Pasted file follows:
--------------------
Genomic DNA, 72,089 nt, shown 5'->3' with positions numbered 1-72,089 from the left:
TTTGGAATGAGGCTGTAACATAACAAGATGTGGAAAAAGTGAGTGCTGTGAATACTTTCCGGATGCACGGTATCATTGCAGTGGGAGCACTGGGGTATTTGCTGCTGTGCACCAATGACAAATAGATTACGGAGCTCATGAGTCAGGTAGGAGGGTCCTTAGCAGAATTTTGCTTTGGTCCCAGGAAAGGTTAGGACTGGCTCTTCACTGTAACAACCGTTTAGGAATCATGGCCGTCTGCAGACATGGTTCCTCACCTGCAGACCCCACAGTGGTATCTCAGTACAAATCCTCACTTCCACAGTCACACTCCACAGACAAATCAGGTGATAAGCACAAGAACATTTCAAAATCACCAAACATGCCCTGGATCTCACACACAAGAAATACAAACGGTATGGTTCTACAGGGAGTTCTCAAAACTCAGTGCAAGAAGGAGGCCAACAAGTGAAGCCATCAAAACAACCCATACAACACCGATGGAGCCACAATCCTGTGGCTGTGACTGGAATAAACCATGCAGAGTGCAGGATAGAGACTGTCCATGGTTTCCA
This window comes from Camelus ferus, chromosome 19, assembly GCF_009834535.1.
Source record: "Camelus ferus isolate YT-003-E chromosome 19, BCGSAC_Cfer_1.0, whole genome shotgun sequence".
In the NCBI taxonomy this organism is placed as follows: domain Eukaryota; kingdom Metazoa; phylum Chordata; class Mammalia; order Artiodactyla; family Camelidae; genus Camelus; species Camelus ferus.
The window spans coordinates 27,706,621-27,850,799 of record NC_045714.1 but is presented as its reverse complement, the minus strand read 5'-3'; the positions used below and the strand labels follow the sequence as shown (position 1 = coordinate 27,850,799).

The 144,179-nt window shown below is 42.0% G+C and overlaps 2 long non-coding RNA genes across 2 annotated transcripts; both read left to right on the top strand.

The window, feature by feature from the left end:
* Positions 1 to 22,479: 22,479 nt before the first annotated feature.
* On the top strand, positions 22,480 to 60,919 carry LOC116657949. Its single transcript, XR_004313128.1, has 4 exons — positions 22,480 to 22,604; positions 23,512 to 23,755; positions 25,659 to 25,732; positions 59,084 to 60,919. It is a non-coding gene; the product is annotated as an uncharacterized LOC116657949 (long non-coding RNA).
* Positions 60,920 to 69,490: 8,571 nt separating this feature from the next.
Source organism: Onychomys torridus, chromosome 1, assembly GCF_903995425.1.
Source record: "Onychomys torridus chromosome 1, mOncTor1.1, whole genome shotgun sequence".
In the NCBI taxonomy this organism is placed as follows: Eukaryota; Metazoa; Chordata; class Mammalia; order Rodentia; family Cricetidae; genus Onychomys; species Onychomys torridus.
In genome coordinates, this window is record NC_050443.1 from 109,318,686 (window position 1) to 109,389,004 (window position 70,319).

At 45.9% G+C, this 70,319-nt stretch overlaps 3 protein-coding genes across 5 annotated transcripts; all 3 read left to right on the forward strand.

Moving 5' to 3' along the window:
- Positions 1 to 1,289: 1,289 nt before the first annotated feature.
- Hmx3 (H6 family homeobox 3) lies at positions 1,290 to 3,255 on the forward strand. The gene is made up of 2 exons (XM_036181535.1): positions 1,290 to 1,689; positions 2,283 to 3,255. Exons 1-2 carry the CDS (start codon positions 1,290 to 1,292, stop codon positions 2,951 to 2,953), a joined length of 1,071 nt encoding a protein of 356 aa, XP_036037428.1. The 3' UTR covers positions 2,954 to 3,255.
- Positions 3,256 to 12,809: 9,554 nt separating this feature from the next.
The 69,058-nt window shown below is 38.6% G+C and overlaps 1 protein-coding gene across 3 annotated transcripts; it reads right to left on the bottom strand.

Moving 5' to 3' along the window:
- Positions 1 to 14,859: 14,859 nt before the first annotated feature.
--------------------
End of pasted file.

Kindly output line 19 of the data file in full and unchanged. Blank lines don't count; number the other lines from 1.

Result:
- Hmx3 (H6 family homeobox 3) lies at positions 1,290 to 3,255 on the forward strand. The gene is made up of 2 exons (XM_036181535.1): positions 1,290 to 1,689; positions 2,283 to 3,255. Exons 1-2 carry the CDS (start codon positions 1,290 to 1,292, stop codon positions 2,951 to 2,953), a joined length of 1,071 nt encoding a protein of 356 aa, XP_036037428.1. The 3' UTR covers positions 2,954 to 3,255.